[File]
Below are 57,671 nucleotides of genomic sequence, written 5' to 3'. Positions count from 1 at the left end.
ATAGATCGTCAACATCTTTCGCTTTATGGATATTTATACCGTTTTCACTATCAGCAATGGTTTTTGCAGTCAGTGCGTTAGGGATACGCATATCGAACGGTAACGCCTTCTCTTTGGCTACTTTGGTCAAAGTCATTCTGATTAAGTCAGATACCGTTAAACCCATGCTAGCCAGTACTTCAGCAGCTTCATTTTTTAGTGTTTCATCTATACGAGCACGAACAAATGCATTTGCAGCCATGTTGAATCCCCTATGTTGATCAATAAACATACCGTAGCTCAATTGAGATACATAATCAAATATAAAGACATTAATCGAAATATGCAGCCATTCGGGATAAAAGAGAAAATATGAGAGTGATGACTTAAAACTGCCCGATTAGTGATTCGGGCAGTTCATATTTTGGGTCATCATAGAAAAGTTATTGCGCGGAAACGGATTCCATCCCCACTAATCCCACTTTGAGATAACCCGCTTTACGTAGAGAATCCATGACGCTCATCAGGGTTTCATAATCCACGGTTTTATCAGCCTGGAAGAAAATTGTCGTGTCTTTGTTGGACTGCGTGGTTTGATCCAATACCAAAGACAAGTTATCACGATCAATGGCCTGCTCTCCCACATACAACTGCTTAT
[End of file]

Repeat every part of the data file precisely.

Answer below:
Below are 57,671 nucleotides of genomic sequence, written 5' to 3'. Positions count from 1 at the left end.
ATAGATCGTCAACATCTTTCGCTTTATGGATATTTATACCGTTTTCACTATCAGCAATGGTTTTTGCAGTCAGTGCGTTAGGGATACGCATATCGAACGGTAACGCCTTCTCTTTGGCTACTTTGGTCAAAGTCATTCTGATTAAGTCAGATACCGTTAAACCCATGCTAGCCAGTACTTCAGCAGCTTCATTTTTTAGTGTTTCATCTATACGAGCACGAACAAATGCATTTGCAGCCATGTTGAATCCCCTATGTTGATCAATAAACATACCGTAGCTCAATTGAGATACATAATCAAATATAAAGACATTAATCGAAATATGCAGCCATTCGGGATAAAAGAGAAAATATGAGAGTGATGACTTAAAACTGCCCGATTAGTGATTCGGGCAGTTCATATTTTGGGTCATCATAGAAAAGTTATTGCGCGGAAACGGATTCCATCCCCACTAATCCCACTTTGAGATAACCCGCTTTACGTAGAGAATCCATGACGCTCATCAGGGTTTCATAATCCACGGTTTTATCAGCCTGGAAGAAAATTGTCGTGTCTTTGTTGGACTGCGTGGTTTGATCCAATACCAAAGACAAGTTATCACGATCAATGGCCTGCTCTCCCACATACAACTGCTTAT